Each year, ecommerce websites lose a whopping $18 billion to shopping cart abandonment.
The reason why is simple:
Most websites are not doing a/b testing on a regular basis.
Bionic Gloves, an online store that sells a range of gloves decided to a/b test their shopping cart page.
They removed the “special offer” and “gift card” code boxes from their shopping cart page.
Bionic Gloves revenue increased by 24.7%, and their revenue per visitor rose by 17.1% as a result.
A/B testing works.
But a lot of digital marketers struggle with it.
Because they don’t know the best practices for performing a/b testing.
In this article, you’ll learn the 21 a/b testing best practices that will help you get real results.
1. Start with your website’s user experience
User experience (UX) is how someone feels when using your site.
It is how you make a first impression to visitors.
It also means how people use your website, and how it interacts with them.
Your site’s user experience is the perfect place to start a/b testing.
A good UX will increase productivity, sales, customer satisfaction, and decrease maintenance and support costs.
For example, Apple’s site has a great user experience.
Their home page looks simple and contains links to a lot of things about the brand.
They have links to their products and services. And they also have links for job seekers and investors. These are all located on their home page.
“When we talk about user experience (UX), we are referring to the totality of visitors’ experience with your site—more than just how it looks, UX includes how easy your site is to use, how fast it is, and how little friction there is when visitors try to complete whatever action it is they’re there to complete.”—Sean Ellis
Learn everything you can about your visitors before you start a/b testing.
What are their motivations?
What are their short-term and long-term goals?
What could prevent them from making the purchase today?
What doubts do they have about your business?
Answer these questions and more to learn about your customers.
When you know a lot about them, it helps you create the perfect design, write the perfect sales copy, and conduct a/b tests that are likely to improve your sales.
2. Use tracking pixels
Tracking pixels are mostly associated with Facebook retargeting, but they are also useful for a/b testing.
Inbound Ascension used tracking pixels with Facebook retargeting to generate a 7,425% ROI on a single campaign in 24 hours.
They achieved that by combining the idea of a/b testing with Facebook retargeting.
Why should you use tracking pixels?
The hard truth is that only 2 – 4% of your traffic will convert on their first interaction with your business.
What about the remaining ninety-something percent?
Should you forget about them and move on to finding more traffic?
By doing a/b testing and using tracking pixels to retarget those visitors, you can further increase your conversion rate.
By retargeting those same visitors who didn’t convert, you could increase your conversion rate by a further 16 – 25%.
Tracking pixels let you recognize visitors who, for examples:
- read your blog posts and did nothing,
- visited a particular page or post on your website and left
- subscribed to your email list but didn’t buy,
You can always target these people with ads.
Here’s where you can use a/b testing to experiment with different ad copies, ad types, and messages to learn more about your customers and know the things that resonate with them.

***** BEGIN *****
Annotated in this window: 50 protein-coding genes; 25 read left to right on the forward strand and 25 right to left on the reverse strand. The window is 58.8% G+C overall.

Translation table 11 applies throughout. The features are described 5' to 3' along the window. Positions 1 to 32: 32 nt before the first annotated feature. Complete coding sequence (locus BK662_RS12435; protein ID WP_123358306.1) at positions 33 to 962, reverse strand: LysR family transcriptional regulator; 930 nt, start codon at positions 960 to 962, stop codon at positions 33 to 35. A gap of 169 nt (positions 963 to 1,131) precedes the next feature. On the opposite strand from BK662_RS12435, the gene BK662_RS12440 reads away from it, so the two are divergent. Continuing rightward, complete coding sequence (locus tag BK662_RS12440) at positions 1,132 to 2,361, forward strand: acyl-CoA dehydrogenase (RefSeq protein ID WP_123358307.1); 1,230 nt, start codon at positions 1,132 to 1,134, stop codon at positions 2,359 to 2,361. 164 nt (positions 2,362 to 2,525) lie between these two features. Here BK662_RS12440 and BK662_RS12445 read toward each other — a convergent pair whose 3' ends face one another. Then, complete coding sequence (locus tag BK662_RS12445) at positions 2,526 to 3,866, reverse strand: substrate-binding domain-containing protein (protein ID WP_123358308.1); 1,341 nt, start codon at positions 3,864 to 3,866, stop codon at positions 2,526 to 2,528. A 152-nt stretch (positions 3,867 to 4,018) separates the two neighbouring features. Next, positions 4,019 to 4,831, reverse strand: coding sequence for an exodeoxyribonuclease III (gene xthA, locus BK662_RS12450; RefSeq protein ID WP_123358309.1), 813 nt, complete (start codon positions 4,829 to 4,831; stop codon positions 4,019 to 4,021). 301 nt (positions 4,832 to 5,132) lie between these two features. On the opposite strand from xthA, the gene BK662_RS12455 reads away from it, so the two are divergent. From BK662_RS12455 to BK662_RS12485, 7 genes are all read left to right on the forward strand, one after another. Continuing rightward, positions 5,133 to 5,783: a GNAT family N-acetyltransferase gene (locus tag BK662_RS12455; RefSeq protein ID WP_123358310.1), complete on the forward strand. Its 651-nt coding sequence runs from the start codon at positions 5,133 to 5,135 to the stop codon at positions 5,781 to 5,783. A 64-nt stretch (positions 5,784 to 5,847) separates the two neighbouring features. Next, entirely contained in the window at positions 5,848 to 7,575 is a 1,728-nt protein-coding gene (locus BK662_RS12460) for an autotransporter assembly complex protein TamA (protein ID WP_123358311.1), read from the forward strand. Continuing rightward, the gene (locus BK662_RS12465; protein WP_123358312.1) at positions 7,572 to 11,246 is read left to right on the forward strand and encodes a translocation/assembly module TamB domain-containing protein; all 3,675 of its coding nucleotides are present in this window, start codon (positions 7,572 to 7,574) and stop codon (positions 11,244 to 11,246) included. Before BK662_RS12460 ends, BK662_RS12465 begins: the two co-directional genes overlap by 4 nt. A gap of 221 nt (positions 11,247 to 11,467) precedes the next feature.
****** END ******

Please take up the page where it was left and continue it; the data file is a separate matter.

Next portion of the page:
3. A/B test the top of your sales funnel
After getting your site’s user experience right and implementing tracking pixels, the next place of focus should be the top of your sales funnel.
The top of your sales funnel is the place where a lot of people come into contact with your business. The number tends to fall from there.
What marketing strategies are you using for the top of your marketing funnel?
You should a/b test them too.
For example, if you’ve been creating blog posts to raise awareness for your business, you can try video marketing, webinars, or ebooks.
4. A/B test each campaign separately
People from different traffic sources or platforms are in different mindsets when they visit your site.
Google AdWords visitors are in a different mindset compared to visitors from Facebook ads.
Visitors from social media are in a different state of mind from visitors coming from search engine results pages (SERPs).
It’s important you keep this fact in mind when a/b testing.
For example, a visitor from an Adwords ad is looking for an instant solution to his/her needs.
A visitor from a Facebook ad is not so much in a hurry to buy your product because he/she wasn’t on Facebook to buy in the first place.
How do you deal with the challenge of a/b testing each traffic source separately?
The best way to deal with this is to create specific landing pages for each campaign.
For example, the landing page for your AdWords campaign should be separated from your Facebook ad campaign.
Keeping each landing page separate will help you get the quality information you need to make better and informed marketing decisions.
5. Divide your audience for a/b testing
When a/b testing, ensure that you always divide your audience into two.
Why should you divide your audience into two?
Running different variations in different times can skew your result.
For example, if you want to run the A variation during the day, and the B variation during the night, that’s not a good way to do a/b testing.
It’s also not recommended to run different variations on different days.
Your results will not be accurate.
Your audience may be the kind of people who are likely to buy your product during the day than night.
That will make your night or B version to have a less conversion rate.
For example, if your target audience is business owners, they are likely to convert during the day which is business times for them.
When they are home at night, they may have other priorities to deal with.
Some consumers may also visit your website during the day to learn everything they can about your product. But they may choose to make the purchase when they are back at home and with their family.
Therefore, it’s always better to let both versions run at the same time.